The outcome leaves the two clubs tied in the win column and the Cardinals with a half-game edge in the race for the National League Central. The Cardinals have now lost four in a row for the first time this season.
Yet they insist they're not concerned about any of that.
"You have to understand that we, as players, are very closed- and small-minded about big-picture stuff," outfielder Matt Holliday said. "I think we look at things a lot different than fans and media. These are important games, obviously, but we have to be very different in our approach. We can't be like, 'Oh gosh, we're down to a half-game and we have four more games against the Pirates and then we play the Reds.' We can't go down those roads. We're just going to try to come back and win the game tomorrow. We can't drag one at-bat into the next. We can't drag one play on the field into the next. You have to play in a very tight window how you look at things."
The players take that cue from their manager.
"Even the whole, 'Let's win the series' thing, I think that's too big of a picture," Mike Matheny said. "We focus it down to playing the games one at a time."
The Cardinals' collective offensive funk has, perhaps not coincidentally, arrived at the same point where their schedule turned tougher. Facing the first-place Braves and creeping Pirates, the Cardinals have combined for five runs and 21 hits in five games.
Liriano, one of the season's biggest pitching surprises, became the latest starter to stymie the Cardinals, allowing one run in seven innings.
"I've given a lot of credit to the pitching lately, and frankly, I'm just tired of doing that," Matheny said. "I'll put our offense up against any pitcher out there. We give credit, but not to the point where we start to diminish what we believe in with our offense."
The Cardinals didn't put a runner on until the fourth, and two chances with runners in scoring position that inning closed with consecutive strikeouts. One of those was to Allen Craig, now hitless in his last 18 at-bats.
"The pitchers we've been facing have been tough for us," catcher Yadier Molina said, "but we have to find a way to get back on track, take good at-bats. We have no doubt what we can do. It's just a matter of time before we get on track. We'll be OK."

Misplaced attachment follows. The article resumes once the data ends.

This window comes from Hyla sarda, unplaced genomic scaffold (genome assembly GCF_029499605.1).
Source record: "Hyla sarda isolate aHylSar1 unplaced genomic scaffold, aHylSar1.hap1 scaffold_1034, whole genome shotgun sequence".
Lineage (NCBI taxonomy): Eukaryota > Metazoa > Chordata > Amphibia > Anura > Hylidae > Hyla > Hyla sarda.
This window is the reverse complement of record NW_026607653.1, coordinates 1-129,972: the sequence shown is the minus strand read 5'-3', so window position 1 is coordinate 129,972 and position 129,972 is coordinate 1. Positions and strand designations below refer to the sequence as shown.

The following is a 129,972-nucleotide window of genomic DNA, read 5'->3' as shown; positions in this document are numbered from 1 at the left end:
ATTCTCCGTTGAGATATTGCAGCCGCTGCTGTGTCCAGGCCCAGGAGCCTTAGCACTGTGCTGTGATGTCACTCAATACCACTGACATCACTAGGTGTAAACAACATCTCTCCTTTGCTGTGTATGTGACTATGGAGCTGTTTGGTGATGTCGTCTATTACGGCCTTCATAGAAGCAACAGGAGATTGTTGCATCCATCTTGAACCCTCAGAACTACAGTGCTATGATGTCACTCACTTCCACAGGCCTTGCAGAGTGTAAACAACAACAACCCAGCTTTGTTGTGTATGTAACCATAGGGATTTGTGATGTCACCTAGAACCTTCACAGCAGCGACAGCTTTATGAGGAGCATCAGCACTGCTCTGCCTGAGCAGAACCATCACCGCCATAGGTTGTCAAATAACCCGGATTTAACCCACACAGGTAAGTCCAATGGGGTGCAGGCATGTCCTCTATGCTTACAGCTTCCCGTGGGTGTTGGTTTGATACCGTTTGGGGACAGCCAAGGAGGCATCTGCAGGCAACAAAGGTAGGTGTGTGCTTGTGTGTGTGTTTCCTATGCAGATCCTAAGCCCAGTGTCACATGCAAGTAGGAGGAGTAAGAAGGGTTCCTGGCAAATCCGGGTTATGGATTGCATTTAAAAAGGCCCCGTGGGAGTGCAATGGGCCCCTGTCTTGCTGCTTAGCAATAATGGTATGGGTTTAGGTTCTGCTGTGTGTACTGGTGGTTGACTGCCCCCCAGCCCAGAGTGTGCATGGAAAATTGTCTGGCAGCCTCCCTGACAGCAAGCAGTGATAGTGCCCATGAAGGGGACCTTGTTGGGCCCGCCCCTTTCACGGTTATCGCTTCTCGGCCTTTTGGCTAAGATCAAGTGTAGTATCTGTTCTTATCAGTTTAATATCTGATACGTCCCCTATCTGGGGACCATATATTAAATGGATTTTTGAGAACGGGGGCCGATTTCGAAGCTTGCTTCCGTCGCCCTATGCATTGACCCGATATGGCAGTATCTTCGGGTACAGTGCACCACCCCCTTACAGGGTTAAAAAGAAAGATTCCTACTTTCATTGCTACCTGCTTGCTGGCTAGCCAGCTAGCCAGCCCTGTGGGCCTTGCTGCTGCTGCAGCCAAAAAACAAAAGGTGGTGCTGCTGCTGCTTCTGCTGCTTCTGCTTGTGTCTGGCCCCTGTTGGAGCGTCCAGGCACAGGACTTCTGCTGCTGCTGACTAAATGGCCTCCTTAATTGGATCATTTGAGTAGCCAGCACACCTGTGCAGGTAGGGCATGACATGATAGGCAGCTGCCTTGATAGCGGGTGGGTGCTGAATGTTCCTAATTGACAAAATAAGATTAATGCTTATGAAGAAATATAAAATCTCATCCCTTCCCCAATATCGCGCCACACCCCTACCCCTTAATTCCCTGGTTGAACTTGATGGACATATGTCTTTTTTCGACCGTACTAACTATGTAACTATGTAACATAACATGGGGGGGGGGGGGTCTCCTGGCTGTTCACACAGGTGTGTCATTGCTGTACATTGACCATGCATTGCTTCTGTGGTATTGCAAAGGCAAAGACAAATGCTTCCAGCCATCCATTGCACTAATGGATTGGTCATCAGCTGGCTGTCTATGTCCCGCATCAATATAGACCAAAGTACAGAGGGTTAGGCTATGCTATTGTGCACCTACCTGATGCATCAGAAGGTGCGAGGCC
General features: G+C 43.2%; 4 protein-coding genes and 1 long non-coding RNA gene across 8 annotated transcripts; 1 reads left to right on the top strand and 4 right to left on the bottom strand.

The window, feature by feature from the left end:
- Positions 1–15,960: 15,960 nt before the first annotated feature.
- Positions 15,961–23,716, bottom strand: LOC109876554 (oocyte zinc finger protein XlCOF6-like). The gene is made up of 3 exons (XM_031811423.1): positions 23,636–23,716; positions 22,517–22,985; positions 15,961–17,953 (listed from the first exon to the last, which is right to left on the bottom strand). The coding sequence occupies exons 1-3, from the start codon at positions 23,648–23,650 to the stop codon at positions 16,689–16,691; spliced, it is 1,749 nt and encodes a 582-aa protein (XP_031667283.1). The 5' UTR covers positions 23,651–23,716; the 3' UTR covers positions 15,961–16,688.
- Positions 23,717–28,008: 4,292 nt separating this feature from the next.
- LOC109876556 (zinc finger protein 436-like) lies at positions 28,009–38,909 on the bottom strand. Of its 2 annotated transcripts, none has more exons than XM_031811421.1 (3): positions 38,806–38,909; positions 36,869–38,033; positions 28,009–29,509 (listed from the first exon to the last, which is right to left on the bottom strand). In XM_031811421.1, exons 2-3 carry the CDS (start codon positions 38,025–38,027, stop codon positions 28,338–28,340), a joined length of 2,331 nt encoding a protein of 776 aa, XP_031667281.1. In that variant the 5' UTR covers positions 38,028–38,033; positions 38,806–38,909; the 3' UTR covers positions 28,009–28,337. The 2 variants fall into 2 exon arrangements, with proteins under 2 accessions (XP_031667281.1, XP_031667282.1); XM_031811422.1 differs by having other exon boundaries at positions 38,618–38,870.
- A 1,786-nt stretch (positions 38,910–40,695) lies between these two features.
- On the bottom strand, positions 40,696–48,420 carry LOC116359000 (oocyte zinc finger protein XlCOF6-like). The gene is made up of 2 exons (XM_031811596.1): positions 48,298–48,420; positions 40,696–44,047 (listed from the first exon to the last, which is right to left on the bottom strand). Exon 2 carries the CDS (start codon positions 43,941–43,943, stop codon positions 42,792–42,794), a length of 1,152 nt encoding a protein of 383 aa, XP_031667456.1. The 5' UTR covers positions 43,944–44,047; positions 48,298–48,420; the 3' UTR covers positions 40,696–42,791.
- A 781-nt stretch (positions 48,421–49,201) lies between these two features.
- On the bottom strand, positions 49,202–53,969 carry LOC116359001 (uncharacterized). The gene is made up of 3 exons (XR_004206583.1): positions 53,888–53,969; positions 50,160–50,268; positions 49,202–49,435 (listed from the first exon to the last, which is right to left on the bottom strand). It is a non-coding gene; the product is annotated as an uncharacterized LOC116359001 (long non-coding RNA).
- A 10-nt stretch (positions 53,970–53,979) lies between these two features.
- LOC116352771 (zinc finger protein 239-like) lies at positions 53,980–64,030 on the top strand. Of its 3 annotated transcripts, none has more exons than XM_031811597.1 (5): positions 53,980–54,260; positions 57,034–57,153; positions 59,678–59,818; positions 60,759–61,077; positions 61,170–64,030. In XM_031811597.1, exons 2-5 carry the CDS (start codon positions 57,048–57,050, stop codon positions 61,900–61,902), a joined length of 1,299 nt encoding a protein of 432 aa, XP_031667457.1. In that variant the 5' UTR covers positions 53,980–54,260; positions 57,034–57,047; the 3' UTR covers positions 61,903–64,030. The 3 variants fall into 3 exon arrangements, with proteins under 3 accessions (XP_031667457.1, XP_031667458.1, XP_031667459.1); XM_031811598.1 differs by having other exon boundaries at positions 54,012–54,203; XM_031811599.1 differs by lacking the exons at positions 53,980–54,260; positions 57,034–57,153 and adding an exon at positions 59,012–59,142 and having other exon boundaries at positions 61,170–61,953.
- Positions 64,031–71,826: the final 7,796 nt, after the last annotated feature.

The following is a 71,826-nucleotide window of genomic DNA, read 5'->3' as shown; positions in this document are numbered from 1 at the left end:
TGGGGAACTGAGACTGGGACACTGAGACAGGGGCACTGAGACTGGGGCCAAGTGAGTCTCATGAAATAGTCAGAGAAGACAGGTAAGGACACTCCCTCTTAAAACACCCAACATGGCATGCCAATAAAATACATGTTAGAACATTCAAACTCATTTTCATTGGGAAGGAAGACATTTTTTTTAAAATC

The Pirates, who have been chasing the Cardinals since early July, wasted no time letting the Cardinals know that they intend to be serious contenders. Jose Tabata drew a walk to lead off the first, and Neil Walker took a pitch off his knee to add traffic to the basepaths. Andrew McCutchen drove Tabata home with a single.
A first-pitch, flat sinker to Pedro Alvarez then landed in the right-field seats, giving the Pirates a four-run lead and Alvarez his 27th homer of the year. He is now 13-for-23 against Westbrook.
"It's just such a bad pitch to a hitter who has had so much success against me," said Westbrook. "That's the frustrating part. That's a guy I can't make a mistake to, and I did. That's definitely what hurt us and definitely one of -- if not the -- reason we lost the game tonight."
It was the second time this season that Westbrook had been tagged for four first-inning runs at PNC Park. He was just fortunate that the previous instance had been wiped off the stat sheet with a rainout.
Westbrook went on to labor for the entirety of his five-inning start, and his inability to go deeper forced the Cardinals to hand a heavy workload to relievers Marc Rzepczynski and Fernando Salas on the eve of a doubleheader. The sinkerballer induced only six groundball outs, evidence of a troubled sinker.
The Pirates worked Westbrook to a three-ball count eight times, three of those leading to walks. He fell behind 12 of the 25 batters he faced and hit two more on a first-pitch offering. He plunked three Pirates in all.
"We beat a good pitcher," Pirates manager Clint Hurdle said. "Very professional pitcher. It was a good night for us all across the board -- in the box, on the bases, in the field, off the mound."
Westbrook is now 0-6 with a 6.88 ERA in 10 career appearances (six starts) at PNC Park. At no other ballpark has he made more than five starts without recording a victory.
"I can't explain it," he said.
The Pirates made the night a laugher with five seventh-inning runs off Rzepczynski and Salas. With Salas having to throw 34 pitches in 1 1/3 innings, the Cardinals are considering making a roster move to bring up a fresh arm for Tuesday's doubleheader.
If so, Salas would seem the leading candidate to be sent down.
For the Cardinals to maintain their division lead, they'll have to, at worst, split Tuesday's doubleheader.
"You're going to have periods in the season when you don't play as well as you want to," Holliday said. "When everything is going great, it's easy. But the sign of a championship team is how you react and get through tough times. That's the character that it takes to win a World Series."